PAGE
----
The soundtrack to the D’Angelo Center


The DAC piano that students often play throughout the day.

People gather in the D’Angelo Center – some of them sitting by the fireplace with their friends, others doing work on their computers or checking their social media sites. That routine is usually accompanied by its own soundtrack.

People can be seen grabbing their Starbucks, waiting for class—and some may even be taking a nap. Vanessa Carlton’s “A Thousand Miles” instrumental is being played in the background by senior Bickner Jecrois.

Whoever the people that frequent the D’Angelo Center may be, either faculty, staff or students, they all listen to the same sound when hanging out in the living room or the coffee house: the piano playing in the background.

The baby grand piano in DAC’s living room provides an addition to that traditional living room atmosphere not only visually, but also when it’s being played. There’s always someone playing the piano in the morning, afternoon and evening—and there’s always someone there to listen, whether they enjoy it or not.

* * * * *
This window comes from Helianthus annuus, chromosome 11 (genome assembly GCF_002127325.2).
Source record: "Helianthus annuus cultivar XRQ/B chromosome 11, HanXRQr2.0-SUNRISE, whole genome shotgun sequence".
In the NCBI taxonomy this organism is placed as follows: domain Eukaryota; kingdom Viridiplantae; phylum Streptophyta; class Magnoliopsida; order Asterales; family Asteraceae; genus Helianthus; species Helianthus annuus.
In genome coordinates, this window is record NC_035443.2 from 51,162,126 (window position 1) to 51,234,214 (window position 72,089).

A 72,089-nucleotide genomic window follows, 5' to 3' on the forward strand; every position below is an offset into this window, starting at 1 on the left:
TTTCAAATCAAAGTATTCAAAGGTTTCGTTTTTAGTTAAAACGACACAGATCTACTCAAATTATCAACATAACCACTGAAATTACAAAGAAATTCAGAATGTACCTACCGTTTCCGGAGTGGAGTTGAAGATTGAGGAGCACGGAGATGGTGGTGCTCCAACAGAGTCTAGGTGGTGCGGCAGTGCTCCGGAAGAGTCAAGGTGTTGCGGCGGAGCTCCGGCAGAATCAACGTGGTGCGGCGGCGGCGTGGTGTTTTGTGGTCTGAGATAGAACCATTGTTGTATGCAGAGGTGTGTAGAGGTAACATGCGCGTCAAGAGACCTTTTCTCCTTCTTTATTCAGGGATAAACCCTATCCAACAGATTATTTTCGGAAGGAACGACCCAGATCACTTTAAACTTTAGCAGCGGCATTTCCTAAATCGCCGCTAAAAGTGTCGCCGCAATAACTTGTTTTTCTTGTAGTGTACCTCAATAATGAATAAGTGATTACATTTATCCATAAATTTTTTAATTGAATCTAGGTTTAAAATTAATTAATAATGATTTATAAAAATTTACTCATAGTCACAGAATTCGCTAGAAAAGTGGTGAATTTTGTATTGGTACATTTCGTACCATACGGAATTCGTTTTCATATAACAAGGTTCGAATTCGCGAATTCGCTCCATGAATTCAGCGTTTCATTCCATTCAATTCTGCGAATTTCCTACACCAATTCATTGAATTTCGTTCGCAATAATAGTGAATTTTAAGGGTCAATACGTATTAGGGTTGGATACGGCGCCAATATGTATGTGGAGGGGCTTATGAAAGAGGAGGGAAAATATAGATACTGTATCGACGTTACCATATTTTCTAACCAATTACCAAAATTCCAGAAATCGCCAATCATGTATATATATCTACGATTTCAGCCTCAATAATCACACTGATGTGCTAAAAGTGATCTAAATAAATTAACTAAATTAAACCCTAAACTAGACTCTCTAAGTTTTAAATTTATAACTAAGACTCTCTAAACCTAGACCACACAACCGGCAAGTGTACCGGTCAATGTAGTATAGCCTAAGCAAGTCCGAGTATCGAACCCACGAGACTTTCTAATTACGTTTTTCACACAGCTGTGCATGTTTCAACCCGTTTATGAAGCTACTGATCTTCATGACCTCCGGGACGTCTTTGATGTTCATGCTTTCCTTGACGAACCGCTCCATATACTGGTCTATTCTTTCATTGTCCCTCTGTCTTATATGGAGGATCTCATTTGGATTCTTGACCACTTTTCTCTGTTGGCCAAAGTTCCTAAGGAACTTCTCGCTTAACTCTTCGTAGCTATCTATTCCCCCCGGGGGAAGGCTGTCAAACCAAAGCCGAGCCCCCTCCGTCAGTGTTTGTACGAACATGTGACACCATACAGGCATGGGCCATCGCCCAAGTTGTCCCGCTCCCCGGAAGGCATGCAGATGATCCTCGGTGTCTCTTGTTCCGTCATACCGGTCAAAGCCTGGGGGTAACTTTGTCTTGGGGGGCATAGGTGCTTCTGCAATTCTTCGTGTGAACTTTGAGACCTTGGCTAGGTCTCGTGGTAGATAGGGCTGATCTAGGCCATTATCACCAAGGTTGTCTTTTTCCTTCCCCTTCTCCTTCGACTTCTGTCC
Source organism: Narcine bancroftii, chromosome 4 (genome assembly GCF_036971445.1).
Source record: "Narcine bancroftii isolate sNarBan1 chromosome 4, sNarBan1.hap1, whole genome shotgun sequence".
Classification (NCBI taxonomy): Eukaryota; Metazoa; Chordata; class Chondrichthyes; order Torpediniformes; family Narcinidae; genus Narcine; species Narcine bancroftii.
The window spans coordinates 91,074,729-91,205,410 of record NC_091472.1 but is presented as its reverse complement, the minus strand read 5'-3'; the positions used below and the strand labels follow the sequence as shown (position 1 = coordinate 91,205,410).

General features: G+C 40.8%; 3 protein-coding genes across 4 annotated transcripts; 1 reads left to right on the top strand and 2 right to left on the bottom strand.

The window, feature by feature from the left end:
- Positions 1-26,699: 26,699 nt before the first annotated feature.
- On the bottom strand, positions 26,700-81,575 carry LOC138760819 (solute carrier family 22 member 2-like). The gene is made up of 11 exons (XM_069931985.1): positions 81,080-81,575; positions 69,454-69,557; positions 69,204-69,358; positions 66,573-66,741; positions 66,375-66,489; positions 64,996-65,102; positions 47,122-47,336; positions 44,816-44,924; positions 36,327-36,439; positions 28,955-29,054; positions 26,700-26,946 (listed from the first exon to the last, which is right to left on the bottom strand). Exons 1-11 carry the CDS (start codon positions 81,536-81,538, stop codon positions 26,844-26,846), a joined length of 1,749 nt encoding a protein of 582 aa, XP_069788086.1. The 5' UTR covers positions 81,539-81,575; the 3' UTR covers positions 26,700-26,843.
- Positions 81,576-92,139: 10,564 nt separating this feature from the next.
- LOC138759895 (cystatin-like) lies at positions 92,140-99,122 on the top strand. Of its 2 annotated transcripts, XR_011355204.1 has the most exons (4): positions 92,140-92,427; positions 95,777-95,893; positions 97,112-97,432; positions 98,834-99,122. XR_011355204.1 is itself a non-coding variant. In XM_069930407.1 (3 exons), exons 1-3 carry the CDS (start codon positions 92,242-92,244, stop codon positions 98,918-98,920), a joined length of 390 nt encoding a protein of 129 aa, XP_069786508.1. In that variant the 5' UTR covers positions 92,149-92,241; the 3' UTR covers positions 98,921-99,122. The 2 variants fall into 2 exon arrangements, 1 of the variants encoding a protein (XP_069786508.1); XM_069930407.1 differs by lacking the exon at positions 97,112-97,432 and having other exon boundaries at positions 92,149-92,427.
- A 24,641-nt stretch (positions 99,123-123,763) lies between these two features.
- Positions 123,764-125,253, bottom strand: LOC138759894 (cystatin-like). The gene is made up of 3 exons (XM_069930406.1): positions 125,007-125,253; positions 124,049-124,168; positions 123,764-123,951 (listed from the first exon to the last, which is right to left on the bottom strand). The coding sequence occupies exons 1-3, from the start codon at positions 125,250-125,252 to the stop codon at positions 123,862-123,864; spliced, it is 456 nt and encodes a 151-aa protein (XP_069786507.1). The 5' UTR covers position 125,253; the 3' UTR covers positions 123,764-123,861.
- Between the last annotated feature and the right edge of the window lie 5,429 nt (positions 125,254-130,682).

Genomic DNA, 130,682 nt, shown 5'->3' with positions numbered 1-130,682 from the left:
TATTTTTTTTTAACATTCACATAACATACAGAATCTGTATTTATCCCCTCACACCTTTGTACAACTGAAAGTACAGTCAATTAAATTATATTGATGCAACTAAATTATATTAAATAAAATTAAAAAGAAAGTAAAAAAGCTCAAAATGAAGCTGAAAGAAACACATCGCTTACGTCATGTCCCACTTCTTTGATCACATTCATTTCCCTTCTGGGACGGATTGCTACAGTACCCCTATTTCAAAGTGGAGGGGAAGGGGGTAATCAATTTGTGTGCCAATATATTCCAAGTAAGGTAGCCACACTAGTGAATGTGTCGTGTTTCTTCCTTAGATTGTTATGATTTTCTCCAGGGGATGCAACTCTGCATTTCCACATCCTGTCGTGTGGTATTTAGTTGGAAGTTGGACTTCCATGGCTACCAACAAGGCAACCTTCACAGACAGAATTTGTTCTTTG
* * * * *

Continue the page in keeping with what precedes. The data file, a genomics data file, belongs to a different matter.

Jecrois said he feels “relieved” whenever he plays the piano.

“I come here to play during my free time,” he said. “I play for fun.”

Though many see the piano as a positive addition to the living room environment, there are others who work closely to the piano and find it to be distracting at times.

Travis Walls, a coordinator of student development, works in the office in front of the piano, and admits its sound can be “sort of nuisance” and inhibit their productivity.

However, Walls added, “It’s nice for our students to have an avenue where they can continually play and practice their craft.”

Others don’t mind hearing the piano.

Sophomore Alexis Minichini said the piano should be restricted for those who are skilled players.  She thinks it would be more entertaining that way.

“I think they should make a try out for people to play,” she said. “I wish everyone who plays the piano actually knew how to.”

Junior David Everett, another student who plays the piano in the DAC, has turned to music as something medicinal since the time he was 13. According to Everett, the piano in DAC is a great open platform for those who want to play and express themselves. For him, it’s exciting to play music for students because he feels that it’s appreciated.

“It’s not as if you’re just sitting here in a quiet room by yourself, it’s like you’re open to everybody else,” Everett said. “I get students that come to me and say things like ‘it’s so relaxing when you’re playing’ or ‘I really like that song,’ so it’s cool.

“It’s expressive for me, something I enjoy doing,” he said.